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  • Richard R. Fay, DC

Posture Tips for Working From Home

Many currently find themselves working from home in order to help protect themselves and those in their community, but that doesn’t mean we have to let our spinal health and overall well being lapse.


In these difficult times, it is important to remember to put your health first and to keep your life and daily habits as normal, healthy and productive as possible. Try following these simple tips to help make working from home work for you.



Setting Up Your Productive Space


As you would in your office, make sure your workspace at home is optimized for productivity. If you can, set up a dedicated home office with a top-notch ergonomic chair, and if possible, try and arrange for an adjustable sit/stand desk.


Ensuring the technology you use is also ergonomically sound can be great in supporting your spinal health. For instance, if you are working off a laptop try to use a separate mouse and keyboard so your laptop can be lifted to eye level with help of a few props to keep your posture straight.


A kitchen table is a good alternative to a desk, try to replace one of the table chairs with a supportive work chair. Make sure to sit with your feet flat on the floor or supported by a footrest. Your arms should be relaxed by your side (wrist straight when using mouse and elbows at 90-110 degrees when typing), with your posture relaxed and tall.


If there is an opportunity to be at a standing desk, it would be helpful. When standing, maintain an upright relaxed posture. To help prevent hitching the hip to one side, place a footrest underneath the desk and alternate each foot resting on it. Your eyes should be looking straight ahead at your screen to help keep your posture straight.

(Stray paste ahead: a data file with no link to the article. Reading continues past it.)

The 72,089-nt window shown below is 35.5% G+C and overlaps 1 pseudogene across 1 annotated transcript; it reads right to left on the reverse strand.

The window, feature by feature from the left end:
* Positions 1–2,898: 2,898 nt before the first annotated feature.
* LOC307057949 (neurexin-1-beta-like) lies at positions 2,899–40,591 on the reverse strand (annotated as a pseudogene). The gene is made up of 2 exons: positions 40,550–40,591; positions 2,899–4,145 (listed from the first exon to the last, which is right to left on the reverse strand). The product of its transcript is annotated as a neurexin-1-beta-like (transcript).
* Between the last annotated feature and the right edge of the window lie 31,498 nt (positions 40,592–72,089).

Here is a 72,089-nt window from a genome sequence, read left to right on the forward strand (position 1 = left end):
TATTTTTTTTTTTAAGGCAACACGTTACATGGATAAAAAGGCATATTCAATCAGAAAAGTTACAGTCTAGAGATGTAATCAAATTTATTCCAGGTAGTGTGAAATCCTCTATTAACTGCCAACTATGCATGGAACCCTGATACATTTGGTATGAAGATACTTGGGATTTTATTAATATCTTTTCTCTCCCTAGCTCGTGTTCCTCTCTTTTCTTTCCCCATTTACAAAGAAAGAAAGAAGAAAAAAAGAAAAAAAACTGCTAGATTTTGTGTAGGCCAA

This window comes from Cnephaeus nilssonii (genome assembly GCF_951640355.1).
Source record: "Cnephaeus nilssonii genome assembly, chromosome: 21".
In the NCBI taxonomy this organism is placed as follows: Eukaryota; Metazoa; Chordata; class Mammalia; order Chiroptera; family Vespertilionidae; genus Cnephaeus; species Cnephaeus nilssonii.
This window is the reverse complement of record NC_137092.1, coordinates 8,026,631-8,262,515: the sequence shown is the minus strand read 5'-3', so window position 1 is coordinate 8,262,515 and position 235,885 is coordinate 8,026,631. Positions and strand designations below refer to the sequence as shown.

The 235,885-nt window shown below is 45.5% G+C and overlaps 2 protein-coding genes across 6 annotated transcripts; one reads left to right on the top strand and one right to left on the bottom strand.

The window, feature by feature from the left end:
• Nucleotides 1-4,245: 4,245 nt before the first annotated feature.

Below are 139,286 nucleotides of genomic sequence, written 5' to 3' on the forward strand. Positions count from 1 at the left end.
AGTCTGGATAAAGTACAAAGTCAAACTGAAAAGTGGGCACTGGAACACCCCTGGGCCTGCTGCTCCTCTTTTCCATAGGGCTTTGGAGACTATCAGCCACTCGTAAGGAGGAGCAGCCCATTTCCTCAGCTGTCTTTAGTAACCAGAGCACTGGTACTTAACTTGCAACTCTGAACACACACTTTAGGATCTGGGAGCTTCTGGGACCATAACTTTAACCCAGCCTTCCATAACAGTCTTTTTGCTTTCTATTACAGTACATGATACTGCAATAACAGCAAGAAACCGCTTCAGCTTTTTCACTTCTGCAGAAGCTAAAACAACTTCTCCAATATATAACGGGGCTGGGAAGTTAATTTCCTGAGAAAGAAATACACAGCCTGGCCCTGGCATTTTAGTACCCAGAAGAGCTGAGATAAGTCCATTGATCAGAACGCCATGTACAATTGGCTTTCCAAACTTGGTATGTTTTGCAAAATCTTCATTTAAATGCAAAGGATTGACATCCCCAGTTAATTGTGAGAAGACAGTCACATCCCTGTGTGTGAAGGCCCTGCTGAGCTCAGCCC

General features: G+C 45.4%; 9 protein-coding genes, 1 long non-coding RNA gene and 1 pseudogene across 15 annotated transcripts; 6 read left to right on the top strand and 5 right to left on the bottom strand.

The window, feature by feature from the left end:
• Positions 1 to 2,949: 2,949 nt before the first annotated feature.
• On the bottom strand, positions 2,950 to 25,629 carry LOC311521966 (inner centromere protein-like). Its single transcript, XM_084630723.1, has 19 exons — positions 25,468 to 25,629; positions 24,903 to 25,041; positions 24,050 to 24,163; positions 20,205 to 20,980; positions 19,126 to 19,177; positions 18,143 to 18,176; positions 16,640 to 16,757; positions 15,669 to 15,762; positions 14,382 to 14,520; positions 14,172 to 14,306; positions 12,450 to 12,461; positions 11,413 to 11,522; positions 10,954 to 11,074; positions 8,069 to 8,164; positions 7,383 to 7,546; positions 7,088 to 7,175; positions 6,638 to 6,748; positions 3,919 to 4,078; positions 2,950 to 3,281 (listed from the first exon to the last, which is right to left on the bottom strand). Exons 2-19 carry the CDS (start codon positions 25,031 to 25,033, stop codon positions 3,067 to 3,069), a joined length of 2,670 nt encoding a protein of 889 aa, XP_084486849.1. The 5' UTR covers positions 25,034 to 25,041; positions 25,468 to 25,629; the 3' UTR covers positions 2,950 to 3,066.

Routine

Just as you would have a normal routine if you were going into work daily, try and keep a routine when working from home. Aim to wake up at a consistent time every day, eat meals regularly and stick to an exercise regime to help maintain control of unhealthy habits that may arise from the comfort of working from home.


Take Breaks

Chances are you’re using your computer and phone a fair bit during working hours. While it is easy to get lost in the hours of work, it’s important to remember to give our minds and bodies a much-needed break. Every 30 minutes or so try to get up and do some stretching or something quick and active like 10 squats or jumping jacks.


Set up some alarms to take a five minute break every hour. Try going for a walk or getting a refreshment, anything to get you up, and moving away from your screen. At the end of the day, try and have a little technology detox. If you can, try and go for a 30-minute brisk walk or maybe unwind with a book, cook a meal or enjoy a relaxing cup of tea with no tech in sight.


Here's a simple stretch to try at home, the upper-body stretch.Stand facing a corner with your arms raised, hands flat against the walls, elbows at shoulder height. Place one foot ahead of the other. Bending your forward knee, exhale as you lean your body toward the corner. Keep your back straight and your chest and head up. You should feel a nice stretch across your chest. Hold this position for 20-30 seconds. Relax.

Staying Connected


While working from home can feel a little isolating, friends and colleagues are usually only a phone call away. Utilize technology to stay connected with people by having virtual video meetings, or even checking in with your work colleagues and having a casual chat. Talking to people who are working from home as well can help you feel like you’re not alone in this.


At DuPage Health and Physical Therapy, we can provide you with advice and assistance on how to implement positive spinal health habits while working from home. Give us a call today if you are experiencing any back pain as we are always here for you.

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